Ranking Member Scott Unveils Bill to Make Training Programs More Affordable

WASHINGTON – Today, Ranking Member Robert C. “Bobby” Scott (VA-03) unveiled legislation to make short-term training programs more affordable for adult learners and help businesses recruit highly-qualified candidates. 

The Jobs to Compete Act expands Pell Grant eligibility to adults in high-quality, short-term training programs. This expansion is particularly important as demand for short-term training courses has increased among adult learners and employers, and federal investment in workforce development programs has fallen by two-thirds, when adjusted for inflation, over the past 40 years.

“Right now, adults cannot use a Pell Grant on short-term training programs, like IT or welding courses. As a result, many adults cannot afford to attend or complete courses that will help them get a good-paying job and compete in the modern economy. This is a disservice to our students, workers, and employers,” said Ranking Member Robert C. “Bobby” Scott. “The Jobs to Compete Act will take a long overdue step by expanding Pell Grant eligibility to high-quality, short term training programs. By providing adults more opportunities to participate in training programs, Congress will ensure more Americans have a pathway to the middle class, and businesses will be able to hire the well-trained workers they need.”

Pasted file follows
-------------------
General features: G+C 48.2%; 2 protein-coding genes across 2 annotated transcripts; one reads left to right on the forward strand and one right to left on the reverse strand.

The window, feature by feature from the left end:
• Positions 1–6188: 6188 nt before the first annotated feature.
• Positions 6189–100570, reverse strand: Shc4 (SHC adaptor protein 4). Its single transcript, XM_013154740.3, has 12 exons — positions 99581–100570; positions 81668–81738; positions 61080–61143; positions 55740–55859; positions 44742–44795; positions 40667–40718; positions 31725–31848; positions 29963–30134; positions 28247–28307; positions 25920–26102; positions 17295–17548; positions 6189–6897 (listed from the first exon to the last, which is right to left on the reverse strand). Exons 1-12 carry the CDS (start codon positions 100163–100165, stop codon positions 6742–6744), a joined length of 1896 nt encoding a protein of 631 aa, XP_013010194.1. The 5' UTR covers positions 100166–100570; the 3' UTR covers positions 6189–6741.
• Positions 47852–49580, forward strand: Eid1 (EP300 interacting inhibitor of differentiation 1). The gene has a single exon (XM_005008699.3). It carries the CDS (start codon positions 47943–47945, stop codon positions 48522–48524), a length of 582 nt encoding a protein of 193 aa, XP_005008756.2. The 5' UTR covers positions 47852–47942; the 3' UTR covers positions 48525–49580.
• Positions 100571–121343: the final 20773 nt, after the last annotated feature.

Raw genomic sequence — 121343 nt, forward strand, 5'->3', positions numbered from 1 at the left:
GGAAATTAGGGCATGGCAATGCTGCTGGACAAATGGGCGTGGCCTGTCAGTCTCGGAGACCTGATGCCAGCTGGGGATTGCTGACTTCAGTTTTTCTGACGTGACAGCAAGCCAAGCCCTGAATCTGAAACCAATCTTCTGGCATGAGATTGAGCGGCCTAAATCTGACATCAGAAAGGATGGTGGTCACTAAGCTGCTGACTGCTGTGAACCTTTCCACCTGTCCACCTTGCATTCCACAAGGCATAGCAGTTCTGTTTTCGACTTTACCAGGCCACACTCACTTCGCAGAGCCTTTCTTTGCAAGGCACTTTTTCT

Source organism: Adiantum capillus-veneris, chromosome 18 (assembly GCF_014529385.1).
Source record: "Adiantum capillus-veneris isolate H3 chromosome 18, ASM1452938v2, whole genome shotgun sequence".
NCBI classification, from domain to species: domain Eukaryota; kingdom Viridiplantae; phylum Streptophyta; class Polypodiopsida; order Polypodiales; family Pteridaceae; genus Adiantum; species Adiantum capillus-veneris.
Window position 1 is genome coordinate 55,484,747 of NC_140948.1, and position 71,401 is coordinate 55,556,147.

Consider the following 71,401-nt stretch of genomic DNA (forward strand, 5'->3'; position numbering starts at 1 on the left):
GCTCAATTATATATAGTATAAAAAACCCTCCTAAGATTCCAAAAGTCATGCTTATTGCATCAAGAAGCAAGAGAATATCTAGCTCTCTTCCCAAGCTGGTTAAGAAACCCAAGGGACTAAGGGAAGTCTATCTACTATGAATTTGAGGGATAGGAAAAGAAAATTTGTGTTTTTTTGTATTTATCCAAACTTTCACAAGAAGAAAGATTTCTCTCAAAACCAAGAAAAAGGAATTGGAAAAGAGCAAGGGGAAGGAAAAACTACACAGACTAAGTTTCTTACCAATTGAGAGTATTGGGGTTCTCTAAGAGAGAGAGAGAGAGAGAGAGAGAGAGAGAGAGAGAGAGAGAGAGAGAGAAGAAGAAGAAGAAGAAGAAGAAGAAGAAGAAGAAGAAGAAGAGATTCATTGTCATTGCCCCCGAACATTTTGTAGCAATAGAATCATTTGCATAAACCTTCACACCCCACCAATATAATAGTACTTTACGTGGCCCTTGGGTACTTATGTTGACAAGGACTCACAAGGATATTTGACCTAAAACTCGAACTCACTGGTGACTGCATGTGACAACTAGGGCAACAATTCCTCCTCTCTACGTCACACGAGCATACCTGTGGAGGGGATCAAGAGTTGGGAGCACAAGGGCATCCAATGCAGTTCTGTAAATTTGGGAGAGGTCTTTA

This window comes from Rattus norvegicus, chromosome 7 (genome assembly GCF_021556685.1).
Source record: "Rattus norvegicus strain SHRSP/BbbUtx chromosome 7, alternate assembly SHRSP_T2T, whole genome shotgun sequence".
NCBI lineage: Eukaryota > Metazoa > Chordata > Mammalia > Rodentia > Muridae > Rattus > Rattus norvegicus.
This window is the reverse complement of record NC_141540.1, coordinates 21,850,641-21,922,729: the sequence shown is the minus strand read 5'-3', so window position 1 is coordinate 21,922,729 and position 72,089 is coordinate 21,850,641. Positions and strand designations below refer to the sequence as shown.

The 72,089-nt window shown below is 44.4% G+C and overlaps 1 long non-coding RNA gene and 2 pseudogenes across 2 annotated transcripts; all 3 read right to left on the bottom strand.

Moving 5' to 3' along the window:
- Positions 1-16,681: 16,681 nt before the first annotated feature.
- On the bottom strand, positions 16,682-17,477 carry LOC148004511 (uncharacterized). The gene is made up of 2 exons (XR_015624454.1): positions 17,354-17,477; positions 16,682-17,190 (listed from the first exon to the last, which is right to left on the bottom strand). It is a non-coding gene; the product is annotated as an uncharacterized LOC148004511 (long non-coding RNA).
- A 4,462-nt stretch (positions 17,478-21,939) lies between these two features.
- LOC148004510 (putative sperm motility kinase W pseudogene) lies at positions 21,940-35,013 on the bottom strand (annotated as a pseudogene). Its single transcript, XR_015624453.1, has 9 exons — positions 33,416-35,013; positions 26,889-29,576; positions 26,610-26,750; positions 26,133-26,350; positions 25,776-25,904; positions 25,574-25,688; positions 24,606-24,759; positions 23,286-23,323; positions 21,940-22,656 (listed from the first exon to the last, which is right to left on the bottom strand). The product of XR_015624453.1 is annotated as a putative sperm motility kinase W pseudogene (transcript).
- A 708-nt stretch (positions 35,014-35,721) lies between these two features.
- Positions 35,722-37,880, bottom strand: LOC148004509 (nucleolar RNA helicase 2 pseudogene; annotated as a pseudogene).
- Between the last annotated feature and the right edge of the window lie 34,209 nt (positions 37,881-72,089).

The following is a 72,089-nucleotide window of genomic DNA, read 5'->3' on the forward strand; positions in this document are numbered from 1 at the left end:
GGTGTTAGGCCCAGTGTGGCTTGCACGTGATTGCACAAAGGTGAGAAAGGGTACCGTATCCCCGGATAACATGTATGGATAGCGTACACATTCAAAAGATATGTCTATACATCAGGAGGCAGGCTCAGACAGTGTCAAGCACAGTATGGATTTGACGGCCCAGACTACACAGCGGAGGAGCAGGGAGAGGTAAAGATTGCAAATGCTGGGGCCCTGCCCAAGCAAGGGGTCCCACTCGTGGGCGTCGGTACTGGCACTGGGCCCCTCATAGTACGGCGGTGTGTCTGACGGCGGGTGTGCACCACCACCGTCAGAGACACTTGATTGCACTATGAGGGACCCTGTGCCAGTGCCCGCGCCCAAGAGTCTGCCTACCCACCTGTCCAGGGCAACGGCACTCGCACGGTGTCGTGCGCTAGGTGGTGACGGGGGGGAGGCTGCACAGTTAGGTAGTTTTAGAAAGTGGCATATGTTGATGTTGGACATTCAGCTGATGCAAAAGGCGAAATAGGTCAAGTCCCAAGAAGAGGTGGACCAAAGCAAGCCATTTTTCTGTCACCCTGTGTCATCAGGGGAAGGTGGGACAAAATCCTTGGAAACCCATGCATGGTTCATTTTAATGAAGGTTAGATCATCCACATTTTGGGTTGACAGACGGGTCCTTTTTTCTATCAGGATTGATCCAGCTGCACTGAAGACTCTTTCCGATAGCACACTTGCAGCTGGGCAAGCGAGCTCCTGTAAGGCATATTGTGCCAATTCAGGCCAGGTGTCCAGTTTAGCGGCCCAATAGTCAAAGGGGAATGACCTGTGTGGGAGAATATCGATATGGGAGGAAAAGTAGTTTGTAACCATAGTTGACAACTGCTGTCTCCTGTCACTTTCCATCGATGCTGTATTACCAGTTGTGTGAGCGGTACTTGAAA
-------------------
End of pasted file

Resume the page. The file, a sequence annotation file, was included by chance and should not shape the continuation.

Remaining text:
Roughly 80 percent of all jobs in the 21st century economy require some level of post-secondary education or training, and 24 percent of all post-secondary credentials achieved are earned through short-term training programs. Additionally, employers are now demanding less traditional degrees and more skilled training. In fact, 62 percent of Americans prefer a career path that does not require a four-year degree. 

Despite growing demand for short-term training programs, adult learners are often unable to access training courses due to decades of federal disinvestment in workforce development programs, and rising costs. 

In 2021, the average amount spent on adults participating in Workforce Innovation and Opportunity Act programsthe primary way the United States funds adult and career technical education—was $2,128, even though many high-quality short-term training programs can range in cost between $1,000 and $10,000. The difference between the amount covered and the full cost often keeps students and workers from participating in short-term training programs.

The Jobs to Compete Act will meet the demands of students, workers, and businesses and help correct federal disinvestment in workforce development programs.

For a fact sheet on the Jobs to Compete Act, click here.

For a section-by-section on the Jobs to Compete Act, click here.


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